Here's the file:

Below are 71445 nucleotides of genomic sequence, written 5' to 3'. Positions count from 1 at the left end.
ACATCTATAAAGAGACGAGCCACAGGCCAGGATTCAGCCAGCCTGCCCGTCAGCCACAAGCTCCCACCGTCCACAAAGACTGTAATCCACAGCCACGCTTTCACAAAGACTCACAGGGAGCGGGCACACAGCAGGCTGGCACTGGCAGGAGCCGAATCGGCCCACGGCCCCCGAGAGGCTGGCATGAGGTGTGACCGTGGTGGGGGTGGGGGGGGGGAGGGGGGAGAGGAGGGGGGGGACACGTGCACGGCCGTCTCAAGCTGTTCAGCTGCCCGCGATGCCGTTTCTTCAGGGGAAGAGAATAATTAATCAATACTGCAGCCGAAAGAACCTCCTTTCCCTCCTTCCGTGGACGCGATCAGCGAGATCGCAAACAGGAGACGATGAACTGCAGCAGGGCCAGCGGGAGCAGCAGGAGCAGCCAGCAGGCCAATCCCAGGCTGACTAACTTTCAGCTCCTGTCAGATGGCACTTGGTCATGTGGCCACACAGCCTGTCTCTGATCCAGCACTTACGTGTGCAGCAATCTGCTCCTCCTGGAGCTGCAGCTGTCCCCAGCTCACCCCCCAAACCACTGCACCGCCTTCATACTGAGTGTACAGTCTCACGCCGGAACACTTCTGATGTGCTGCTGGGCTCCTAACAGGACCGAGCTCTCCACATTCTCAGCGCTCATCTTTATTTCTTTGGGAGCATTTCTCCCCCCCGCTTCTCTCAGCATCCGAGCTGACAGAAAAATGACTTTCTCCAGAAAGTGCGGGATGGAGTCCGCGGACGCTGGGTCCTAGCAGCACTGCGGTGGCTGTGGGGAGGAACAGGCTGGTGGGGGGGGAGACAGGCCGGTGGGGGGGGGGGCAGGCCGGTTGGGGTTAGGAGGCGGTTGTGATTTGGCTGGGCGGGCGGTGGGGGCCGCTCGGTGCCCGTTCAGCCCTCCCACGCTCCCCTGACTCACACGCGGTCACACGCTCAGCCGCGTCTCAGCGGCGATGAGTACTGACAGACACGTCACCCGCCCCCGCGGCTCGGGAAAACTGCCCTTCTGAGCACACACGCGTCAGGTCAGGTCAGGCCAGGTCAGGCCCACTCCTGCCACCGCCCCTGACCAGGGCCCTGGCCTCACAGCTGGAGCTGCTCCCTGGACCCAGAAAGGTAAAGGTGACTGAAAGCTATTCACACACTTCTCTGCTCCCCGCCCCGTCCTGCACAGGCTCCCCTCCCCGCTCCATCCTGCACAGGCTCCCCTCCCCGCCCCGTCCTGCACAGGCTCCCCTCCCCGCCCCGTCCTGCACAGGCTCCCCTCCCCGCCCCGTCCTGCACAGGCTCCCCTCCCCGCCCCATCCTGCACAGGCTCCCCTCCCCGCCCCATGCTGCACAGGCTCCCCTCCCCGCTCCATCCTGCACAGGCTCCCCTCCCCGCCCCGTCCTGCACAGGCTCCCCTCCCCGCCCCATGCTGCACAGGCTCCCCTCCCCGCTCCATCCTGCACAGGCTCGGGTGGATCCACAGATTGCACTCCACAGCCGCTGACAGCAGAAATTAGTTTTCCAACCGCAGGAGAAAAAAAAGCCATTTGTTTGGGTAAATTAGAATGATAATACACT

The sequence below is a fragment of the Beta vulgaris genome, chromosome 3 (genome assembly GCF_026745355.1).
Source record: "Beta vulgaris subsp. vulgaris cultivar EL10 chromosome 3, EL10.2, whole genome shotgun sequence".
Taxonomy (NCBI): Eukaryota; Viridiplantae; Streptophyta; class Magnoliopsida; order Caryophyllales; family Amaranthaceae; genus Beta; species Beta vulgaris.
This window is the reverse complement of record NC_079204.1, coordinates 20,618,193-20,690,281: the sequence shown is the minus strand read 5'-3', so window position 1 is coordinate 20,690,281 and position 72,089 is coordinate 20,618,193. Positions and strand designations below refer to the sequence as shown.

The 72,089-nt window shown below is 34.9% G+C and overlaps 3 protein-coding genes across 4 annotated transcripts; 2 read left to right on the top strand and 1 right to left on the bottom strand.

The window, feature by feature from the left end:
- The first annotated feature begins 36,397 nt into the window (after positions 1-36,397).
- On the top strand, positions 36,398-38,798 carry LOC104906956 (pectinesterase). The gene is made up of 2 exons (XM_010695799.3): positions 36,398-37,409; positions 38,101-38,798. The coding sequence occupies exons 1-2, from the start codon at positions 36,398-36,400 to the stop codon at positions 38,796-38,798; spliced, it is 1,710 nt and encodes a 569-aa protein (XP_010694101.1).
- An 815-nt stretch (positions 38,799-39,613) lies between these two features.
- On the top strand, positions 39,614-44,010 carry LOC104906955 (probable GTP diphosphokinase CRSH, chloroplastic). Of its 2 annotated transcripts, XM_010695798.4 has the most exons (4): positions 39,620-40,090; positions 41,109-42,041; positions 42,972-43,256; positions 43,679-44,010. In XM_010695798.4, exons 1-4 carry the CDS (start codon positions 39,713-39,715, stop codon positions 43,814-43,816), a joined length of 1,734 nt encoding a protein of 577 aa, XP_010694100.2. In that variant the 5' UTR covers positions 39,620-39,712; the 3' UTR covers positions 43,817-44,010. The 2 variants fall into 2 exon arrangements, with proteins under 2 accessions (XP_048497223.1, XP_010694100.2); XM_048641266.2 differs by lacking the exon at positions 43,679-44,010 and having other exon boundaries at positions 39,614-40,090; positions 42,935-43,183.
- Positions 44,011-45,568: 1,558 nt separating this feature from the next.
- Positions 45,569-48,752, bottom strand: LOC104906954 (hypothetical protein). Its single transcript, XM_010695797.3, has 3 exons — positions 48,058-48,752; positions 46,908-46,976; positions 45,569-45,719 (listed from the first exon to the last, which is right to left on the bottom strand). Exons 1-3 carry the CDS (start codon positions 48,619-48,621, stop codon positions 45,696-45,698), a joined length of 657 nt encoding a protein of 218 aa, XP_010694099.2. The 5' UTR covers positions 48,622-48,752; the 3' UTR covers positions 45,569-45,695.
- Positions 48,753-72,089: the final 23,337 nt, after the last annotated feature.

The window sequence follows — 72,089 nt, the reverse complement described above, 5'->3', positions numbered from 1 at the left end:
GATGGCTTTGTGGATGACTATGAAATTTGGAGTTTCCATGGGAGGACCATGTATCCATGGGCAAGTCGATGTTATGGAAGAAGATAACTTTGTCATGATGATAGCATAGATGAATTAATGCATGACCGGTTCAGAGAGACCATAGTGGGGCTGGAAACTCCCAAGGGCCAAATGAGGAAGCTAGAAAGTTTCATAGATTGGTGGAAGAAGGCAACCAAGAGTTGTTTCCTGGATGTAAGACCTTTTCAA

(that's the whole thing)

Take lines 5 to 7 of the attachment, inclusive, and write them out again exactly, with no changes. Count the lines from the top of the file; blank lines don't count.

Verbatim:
Taxonomy (NCBI): Eukaryota; Viridiplantae; Streptophyta; class Magnoliopsida; order Caryophyllales; family Amaranthaceae; genus Beta; species Beta vulgaris.
This window is the reverse complement of record NC_079204.1, coordinates 20,618,193-20,690,281: the sequence shown is the minus strand read 5'-3', so window position 1 is coordinate 20,690,281 and position 72,089 is coordinate 20,618,193. Positions and strand designations below refer to the sequence as shown.

The 72,089-nt window shown below is 34.9% G+C and overlaps 3 protein-coding genes across 4 annotated transcripts; 2 read left to right on the top strand and 1 right to left on the bottom strand.